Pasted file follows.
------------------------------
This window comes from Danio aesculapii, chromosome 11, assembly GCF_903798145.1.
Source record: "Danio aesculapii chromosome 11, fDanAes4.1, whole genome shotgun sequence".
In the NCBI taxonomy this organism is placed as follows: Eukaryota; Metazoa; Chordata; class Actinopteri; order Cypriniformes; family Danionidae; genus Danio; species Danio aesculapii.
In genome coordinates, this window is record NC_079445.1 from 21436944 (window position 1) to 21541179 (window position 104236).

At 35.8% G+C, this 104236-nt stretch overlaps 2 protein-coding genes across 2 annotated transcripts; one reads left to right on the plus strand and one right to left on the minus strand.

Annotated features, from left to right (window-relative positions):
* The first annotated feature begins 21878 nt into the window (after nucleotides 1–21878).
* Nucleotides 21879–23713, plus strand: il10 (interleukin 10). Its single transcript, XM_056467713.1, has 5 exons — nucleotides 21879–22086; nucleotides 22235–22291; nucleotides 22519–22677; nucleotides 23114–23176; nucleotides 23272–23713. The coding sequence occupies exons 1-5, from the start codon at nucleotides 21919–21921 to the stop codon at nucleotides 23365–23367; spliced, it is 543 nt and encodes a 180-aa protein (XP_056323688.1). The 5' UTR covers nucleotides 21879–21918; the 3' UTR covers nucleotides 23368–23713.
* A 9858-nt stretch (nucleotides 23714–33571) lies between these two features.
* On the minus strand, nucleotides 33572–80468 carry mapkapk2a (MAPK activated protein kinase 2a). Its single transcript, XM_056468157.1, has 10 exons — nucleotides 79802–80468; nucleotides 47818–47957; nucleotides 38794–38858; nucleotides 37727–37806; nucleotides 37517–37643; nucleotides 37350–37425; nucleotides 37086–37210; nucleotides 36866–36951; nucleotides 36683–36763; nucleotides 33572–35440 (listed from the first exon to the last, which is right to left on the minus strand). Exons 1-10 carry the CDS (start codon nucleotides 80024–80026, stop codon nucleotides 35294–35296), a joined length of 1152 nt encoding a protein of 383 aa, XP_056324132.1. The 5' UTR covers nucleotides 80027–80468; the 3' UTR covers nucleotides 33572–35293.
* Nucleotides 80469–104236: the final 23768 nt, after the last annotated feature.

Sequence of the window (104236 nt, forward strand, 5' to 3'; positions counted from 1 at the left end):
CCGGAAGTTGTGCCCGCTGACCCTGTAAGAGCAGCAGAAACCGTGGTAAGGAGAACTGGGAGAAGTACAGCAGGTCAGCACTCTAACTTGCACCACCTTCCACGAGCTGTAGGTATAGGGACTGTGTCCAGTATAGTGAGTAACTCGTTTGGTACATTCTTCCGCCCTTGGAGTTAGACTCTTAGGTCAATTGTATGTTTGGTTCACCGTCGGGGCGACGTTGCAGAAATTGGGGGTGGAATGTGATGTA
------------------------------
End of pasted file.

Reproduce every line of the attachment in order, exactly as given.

This window comes from Danio aesculapii, chromosome 11, assembly GCF_903798145.1.
Source record: "Danio aesculapii chromosome 11, fDanAes4.1, whole genome shotgun sequence".
In the NCBI taxonomy this organism is placed as follows: Eukaryota; Metazoa; Chordata; class Actinopteri; order Cypriniformes; family Danionidae; genus Danio; species Danio aesculapii.
In genome coordinates, this window is record NC_079445.1 from 21436944 (window position 1) to 21541179 (window position 104236).

At 35.8% G+C, this 104236-nt stretch overlaps 2 protein-coding genes across 2 annotated transcripts; one reads left to right on the plus strand and one right to left on the minus strand.

Annotated features, from left to right (window-relative positions):
* The first annotated feature begins 21878 nt into the window (after nucleotides 1–21878).
* Nucleotides 21879–23713, plus strand: il10 (interleukin 10). Its single transcript, XM_056467713.1, has 5 exons — nucleotides 21879–22086; nucleotides 22235–22291; nucleotides 22519–22677; nucleotides 23114–23176; nucleotides 23272–23713. The coding sequence occupies exons 1-5, from the start codon at nucleotides 21919–21921 to the stop codon at nucleotides 23365–23367; spliced, it is 543 nt and encodes a 180-aa protein (XP_056323688.1). The 5' UTR covers nucleotides 21879–21918; the 3' UTR covers nucleotides 23368–23713.
* A 9858-nt stretch (nucleotides 23714–33571) lies between these two features.
* On the minus strand, nucleotides 33572–80468 carry mapkapk2a (MAPK activated protein kinase 2a). Its single transcript, XM_056468157.1, has 10 exons — nucleotides 79802–80468; nucleotides 47818–47957; nucleotides 38794–38858; nucleotides 37727–37806; nucleotides 37517–37643; nucleotides 37350–37425; nucleotides 37086–37210; nucleotides 36866–36951; nucleotides 36683–36763; nucleotides 33572–35440 (listed from the first exon to the last, which is right to left on the minus strand). Exons 1-10 carry the CDS (start codon nucleotides 80024–80026, stop codon nucleotides 35294–35296), a joined length of 1152 nt encoding a protein of 383 aa, XP_056324132.1. The 5' UTR covers nucleotides 80027–80468; the 3' UTR covers nucleotides 33572–35293.
* Nucleotides 80469–104236: the final 23768 nt, after the last annotated feature.

Sequence of the window (104236 nt, forward strand, 5' to 3'; positions counted from 1 at the left end):
CCGGAAGTTGTGCCCGCTGACCCTGTAAGAGCAGCAGAAACCGTGGTAAGGAGAACTGGGAGAAGTACAGCAGGTCAGCACTCTAACTTGCACCACCTTCCACGAGCTGTAGGTATAGGGACTGTGTCCAGTATAGTGAGTAACTCGTTTGGTACATTCTTCCGCCCTTGGAGTTAGACTCTTAGGTCAATTGTATGTTTGGTTCACCGTCGGGGCGACGTTGCAGAAATTGGGGGTGGAATGTGATGTA